Nicky lives in the DC metro area, after working for newspapers in Hartford, San Francisco, and Baltimore. She loves honorable (if a little complicated) heroes and adventurous (if a little dreamy) heroines who may not solve all the world’s problems but not for lack of trying. She is a omnivorous reader, any book is fair game, but she always returns to her first loves, historical fiction and science fiction/fantasy. She’s chattiest on Twitter, @sunshinyday.
Eighteen years ago, Samantha walked away from her tiny hometown and her high school sweetheart, closing the door on heartbreak. Now he emails to tell her he's coming to her adopted town, Washington, DC, as chaperon for his teen son's class trip. Is it time to reopen that door?
When her longtime partner, venture-capital mogul Elliot Stern, proposes marriage, tech entrepreneur Emily Morgan expects a pre-nup. But she doesn’t expect the proposition that comes with it. Does she dare step far outside her sexual comfort zone—just for one night?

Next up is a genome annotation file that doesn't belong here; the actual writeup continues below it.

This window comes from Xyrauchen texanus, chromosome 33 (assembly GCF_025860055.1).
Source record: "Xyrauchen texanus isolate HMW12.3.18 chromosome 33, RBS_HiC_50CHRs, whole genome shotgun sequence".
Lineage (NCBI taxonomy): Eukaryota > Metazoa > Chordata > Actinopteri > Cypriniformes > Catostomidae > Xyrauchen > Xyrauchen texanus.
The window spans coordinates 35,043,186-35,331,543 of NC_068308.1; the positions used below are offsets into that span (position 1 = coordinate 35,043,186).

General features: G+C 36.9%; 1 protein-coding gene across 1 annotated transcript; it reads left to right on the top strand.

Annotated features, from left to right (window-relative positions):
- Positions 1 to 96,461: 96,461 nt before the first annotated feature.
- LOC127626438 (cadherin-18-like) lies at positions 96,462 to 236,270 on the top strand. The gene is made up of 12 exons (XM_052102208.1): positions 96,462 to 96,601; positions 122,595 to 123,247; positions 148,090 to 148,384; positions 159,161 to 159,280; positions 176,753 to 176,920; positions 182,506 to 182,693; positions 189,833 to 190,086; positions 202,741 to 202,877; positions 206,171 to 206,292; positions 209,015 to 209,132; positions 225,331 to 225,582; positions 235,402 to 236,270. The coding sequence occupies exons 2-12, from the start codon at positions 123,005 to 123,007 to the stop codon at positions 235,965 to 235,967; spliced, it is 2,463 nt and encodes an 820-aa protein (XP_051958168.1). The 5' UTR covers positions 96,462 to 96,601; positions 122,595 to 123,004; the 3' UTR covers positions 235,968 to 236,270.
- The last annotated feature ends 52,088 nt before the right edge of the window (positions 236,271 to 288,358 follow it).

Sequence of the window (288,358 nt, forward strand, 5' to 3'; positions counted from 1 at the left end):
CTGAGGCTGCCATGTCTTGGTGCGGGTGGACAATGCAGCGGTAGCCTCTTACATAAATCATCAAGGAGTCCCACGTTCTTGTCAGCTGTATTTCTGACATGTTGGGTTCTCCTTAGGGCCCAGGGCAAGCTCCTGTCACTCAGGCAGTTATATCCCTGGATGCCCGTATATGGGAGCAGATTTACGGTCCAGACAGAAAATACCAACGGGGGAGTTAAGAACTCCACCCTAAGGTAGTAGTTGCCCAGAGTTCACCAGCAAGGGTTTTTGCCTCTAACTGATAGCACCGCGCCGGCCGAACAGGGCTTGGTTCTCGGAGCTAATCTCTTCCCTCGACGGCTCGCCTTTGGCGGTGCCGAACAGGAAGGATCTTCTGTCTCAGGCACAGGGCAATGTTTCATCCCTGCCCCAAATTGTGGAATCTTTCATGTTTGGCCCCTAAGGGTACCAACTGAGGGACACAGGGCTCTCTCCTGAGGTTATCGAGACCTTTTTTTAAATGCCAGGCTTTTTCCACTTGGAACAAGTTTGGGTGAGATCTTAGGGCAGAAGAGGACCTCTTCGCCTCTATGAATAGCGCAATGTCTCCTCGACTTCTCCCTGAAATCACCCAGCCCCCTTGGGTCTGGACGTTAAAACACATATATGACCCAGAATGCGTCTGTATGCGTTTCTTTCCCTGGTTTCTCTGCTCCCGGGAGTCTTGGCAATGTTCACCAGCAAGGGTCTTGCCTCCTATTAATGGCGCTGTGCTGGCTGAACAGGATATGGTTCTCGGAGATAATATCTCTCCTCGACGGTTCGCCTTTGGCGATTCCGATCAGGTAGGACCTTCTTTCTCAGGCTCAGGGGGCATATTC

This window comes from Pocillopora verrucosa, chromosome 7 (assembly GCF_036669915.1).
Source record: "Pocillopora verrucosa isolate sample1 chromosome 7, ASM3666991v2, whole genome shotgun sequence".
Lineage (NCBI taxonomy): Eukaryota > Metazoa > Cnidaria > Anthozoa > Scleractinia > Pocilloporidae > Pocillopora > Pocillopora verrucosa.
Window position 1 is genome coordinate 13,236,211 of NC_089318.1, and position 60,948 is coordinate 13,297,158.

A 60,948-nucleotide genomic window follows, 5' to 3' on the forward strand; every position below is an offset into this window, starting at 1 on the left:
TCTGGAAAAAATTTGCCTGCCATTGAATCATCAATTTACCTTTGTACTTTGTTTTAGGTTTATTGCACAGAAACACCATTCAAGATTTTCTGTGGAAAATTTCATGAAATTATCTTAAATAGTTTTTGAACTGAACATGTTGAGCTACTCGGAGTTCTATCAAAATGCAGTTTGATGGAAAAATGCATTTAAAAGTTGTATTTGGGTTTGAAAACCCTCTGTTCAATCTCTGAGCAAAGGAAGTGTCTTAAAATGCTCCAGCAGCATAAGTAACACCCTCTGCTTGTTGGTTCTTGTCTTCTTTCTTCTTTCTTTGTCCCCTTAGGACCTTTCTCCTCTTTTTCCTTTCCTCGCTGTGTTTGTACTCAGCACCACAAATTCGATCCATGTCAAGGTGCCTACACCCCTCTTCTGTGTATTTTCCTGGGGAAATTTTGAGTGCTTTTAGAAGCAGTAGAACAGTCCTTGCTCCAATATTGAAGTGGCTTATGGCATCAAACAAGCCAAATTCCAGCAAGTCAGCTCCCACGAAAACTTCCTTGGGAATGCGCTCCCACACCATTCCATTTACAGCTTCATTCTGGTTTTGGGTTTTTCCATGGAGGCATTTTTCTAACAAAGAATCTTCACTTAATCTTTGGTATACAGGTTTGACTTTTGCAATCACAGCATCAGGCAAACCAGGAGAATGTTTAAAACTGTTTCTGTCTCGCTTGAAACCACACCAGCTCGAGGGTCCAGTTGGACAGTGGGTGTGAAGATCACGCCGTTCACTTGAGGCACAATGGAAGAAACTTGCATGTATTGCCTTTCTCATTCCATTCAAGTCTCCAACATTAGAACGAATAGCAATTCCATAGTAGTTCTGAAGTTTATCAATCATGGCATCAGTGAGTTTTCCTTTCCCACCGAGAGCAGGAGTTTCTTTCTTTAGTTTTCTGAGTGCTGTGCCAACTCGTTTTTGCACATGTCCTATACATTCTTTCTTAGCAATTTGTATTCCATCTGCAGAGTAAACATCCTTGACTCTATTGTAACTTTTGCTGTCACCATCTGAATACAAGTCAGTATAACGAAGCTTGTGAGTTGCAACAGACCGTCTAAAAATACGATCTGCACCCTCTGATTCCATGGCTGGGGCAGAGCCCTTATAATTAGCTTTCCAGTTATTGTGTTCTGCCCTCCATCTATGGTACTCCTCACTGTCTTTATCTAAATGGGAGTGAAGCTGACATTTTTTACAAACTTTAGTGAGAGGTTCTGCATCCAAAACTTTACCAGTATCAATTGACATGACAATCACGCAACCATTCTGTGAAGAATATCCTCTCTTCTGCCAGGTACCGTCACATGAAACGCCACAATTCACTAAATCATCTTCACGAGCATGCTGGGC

Be Warned: public exhibition
To keep her job, a demure graphic artist must make sure her foundation's billionaire donor, a hard-driving tech mogul, stays under wraps for four days—in gossip-hungry Washington, DC. Too bad he has other plans—and is far too gorgeous to miss.
What’s the harm in a little white lie?
Especially when it could carry so much good—a new life for a wounded soldier, catharsis after long years of war, and an opportunity for lady composer Olivia Delancey to finally hear her music played in public.
Newspaper publisher Will Marsh refuses to compound the sins of his father’s generation by taking money to print propaganda. But with the end of the wars in France and America, he needs something new to drive Londoners to grab his paper first. Why not publish the score of the “Tune That Took Waterloo,” by a wounded vet, no less?
As Olivia struggles to keep her secrets from this unsuitably alluring publisher, and Will fights to find the truth without losing his hold on this bright-eyed angel who has descended into his life, both discover another sort of truth.
Being the talk of London can be bad—or very, very good.